Jefferson Morley Doesn't Understand Jim Garrison's Homophobic Prosecution of Clay Shaw
Unfortunately, he includes this:
In November 2021, the Washington Post published a piece attributing the enduring skepticism about the Warren Commission to, yes, homophobia.
Morley is referring to Professor Alecia Long's article in the Washington Post last November, "Behind Americans’ continued fascination with John F. Kennedy’s assassination."
His assertion about Long's article is just plain wrong. Long did not attribute "enduring skepticism" to homophobia; she discussed the homophobia of Jim Garrison:
Garrison’s prosecution of a closeted businessman, Clay Shaw, in 1969 grew out of stories told by two New Orleanians the weekend after the assassination. In their original iterations, those tales had only two things in common: Lee Harvey Oswald and accusations that he had been associating with “known homosexuals” the summer before the assassination. Four years later, Garrison merged these stories to create the contention that Shaw had conspired with Oswald and another deceased conspirator to kill Kennedy. The jury at Shaw’s trial returned a unanimous not guilty verdict. This failed prosecution remains the only assassination-related conspiracy case ever heard in a court of law.
A close reading of records related to Shaw’s prosecution shows how Garrison’s investigation was facilitated by long-standing suspicions of gay men. Multiple sources also demonstrate how a broad cultural homophobia made Shaw and his alleged co-conspirators suspect to a generation of Americans primed to believe that gay men were sex criminals likely to commit all manner of deviant acts, up and to and including murder.
In short, historical scholarship and the evidence at the National Archives make it clear that Garrison’s prosecution of Shaw, who was accused of acting with Oswald and another man, was largely conducted to provide a public forum for questioning the Warren Commission’s conclusion that Kennedy was killed by a lone gunman.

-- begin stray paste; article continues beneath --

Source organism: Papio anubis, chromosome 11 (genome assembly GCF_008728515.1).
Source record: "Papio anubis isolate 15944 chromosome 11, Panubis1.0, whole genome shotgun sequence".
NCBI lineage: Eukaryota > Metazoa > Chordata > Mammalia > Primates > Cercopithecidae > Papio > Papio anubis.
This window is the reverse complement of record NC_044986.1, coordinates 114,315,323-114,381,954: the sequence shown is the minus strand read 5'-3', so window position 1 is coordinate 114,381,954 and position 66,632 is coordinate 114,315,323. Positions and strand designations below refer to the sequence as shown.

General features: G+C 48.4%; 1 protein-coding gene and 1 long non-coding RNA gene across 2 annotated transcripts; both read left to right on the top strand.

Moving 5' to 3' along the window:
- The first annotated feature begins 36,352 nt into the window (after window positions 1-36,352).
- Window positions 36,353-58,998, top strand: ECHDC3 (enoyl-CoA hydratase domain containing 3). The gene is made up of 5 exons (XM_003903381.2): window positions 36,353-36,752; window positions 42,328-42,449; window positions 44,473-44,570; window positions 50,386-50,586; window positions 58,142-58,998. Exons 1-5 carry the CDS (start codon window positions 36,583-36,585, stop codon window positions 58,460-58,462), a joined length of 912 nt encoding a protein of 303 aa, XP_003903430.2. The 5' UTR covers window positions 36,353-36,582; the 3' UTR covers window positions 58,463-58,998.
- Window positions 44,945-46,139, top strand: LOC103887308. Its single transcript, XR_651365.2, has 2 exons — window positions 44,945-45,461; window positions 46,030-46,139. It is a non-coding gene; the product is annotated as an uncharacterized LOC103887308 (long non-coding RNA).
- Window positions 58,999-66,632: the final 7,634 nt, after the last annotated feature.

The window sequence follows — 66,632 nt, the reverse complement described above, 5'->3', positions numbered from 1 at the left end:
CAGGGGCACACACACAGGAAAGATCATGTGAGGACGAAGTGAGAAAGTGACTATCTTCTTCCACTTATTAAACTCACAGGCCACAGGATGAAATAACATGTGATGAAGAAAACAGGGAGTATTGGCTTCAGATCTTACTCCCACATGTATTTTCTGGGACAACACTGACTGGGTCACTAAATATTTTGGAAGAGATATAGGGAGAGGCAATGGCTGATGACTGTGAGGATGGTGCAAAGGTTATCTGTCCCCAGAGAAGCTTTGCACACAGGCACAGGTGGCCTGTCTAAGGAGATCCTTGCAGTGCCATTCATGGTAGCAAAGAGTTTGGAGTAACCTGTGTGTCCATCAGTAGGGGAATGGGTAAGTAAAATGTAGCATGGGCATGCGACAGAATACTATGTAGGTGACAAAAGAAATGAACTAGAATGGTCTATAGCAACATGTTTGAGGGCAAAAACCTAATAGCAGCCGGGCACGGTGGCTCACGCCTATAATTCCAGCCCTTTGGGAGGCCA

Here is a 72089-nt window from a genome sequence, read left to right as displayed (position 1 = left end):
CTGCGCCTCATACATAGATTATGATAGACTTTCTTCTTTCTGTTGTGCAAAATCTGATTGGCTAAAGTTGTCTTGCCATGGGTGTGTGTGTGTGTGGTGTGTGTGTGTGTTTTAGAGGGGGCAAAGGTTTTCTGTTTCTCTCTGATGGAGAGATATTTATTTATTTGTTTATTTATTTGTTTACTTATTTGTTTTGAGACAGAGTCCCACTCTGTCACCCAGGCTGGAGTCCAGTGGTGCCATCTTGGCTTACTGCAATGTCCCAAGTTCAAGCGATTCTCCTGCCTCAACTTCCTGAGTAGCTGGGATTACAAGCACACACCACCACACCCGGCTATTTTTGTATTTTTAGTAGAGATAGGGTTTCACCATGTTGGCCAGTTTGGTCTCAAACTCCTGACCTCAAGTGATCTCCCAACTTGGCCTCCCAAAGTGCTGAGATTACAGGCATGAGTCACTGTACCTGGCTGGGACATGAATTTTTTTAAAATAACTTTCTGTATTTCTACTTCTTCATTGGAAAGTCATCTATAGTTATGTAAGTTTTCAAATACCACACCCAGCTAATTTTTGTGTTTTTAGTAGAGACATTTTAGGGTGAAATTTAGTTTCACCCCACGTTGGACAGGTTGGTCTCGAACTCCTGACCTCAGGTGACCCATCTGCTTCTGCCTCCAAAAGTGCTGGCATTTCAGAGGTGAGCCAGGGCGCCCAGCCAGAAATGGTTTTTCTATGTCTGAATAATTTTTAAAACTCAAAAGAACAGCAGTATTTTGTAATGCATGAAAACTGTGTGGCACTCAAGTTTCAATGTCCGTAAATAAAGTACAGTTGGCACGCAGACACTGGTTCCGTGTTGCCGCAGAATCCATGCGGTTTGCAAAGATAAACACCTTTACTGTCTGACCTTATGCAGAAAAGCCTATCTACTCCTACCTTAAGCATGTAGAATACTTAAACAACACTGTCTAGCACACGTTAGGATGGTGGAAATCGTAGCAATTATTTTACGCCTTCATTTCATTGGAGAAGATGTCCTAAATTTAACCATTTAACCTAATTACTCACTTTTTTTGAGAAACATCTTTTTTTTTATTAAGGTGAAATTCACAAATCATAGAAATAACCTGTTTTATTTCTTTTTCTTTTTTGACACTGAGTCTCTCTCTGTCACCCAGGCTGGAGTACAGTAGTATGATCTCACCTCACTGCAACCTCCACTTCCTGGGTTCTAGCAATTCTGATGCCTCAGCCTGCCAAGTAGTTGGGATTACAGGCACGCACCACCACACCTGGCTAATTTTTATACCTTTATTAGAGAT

This is not the first time Morley has done this. He published an article in CounterPunch last December saying much the same thing.
In a sustained attack on Stone in the Washington Post, professor Alecia Long argued that Garrison’s investigation was motivated by homophobia. Shaw was a closeted gay man and Garrison used his private life to smear him, she contends in a new book. Long’s unsubtle implication is that anyone who believes Kennedy was killed by his enemies is an ignorant bigot prone to QAnon-type fantasies.
If Long thinks that Harry Truman, Lyndon Johnson, Charles De Gaulle and Fidel Castro were deluded fabulists driven by homophobia, her argument is unconvincing, if not totally wrong.
But Morley has done exactly what he accuses Long of doing—created a straw man. Nowhere in her article does Long mention Truman, DeGaulle or Castro in any form. While she does mention Johnson, she does not suggest that the 36th president was a homophobic fabulist. Long’s book focuses on the homophobic nature of Garrison’s investigation and is the second book to do so.
Obviously, Morley did not read Mr. Parnell's excellent article.
It is a bit unusual to find research of this caliber in the literature on the JFK assassination. That it exposes Garrison’s tabloid-themed prosecution, without invoking Garrison’s own history of mental problems or making anything out of the later accusation that he groped a 13-year-old boy in New Orleans, gives it a sound rationality as rebuttal to Garrison sycophants. Cruising for Conspirators might well be read as an inoculation against whatever fiction Oliver Stone will deliver in his new documentary.
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Jamie Kirchick has just published an important article on Oliver Stone, his so-called documentary JFK Revisited, and "his three-decade slander of an innocent man—one who, not coincidentally, happened to be gay."
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Garrison talked about a homosexual plot to kill JFK with Max Lerner.
Alecia Long's book, Cruising for Conspirators: How a New Orleans DA Prosecuted the Kennedy Assassination as a Sex Crime, is required reading.
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Confidential Magazine in 1968 ran a series, written by a part-time Garrison staffer, about a homosexual conspiracy.
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The QUICK Magazine Series
An article, supposedly written by Jim Garrison, appeared in the German press, which theorized that a homosexual conspiracy was behind the JFK assassination.
Did Jim Garrison write the QUICK article?
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In another article, Garrison claims that Oswald and Ruby were homosexuals.
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An overview of the evidence that Garrison believed a homosexual plot killed JFK.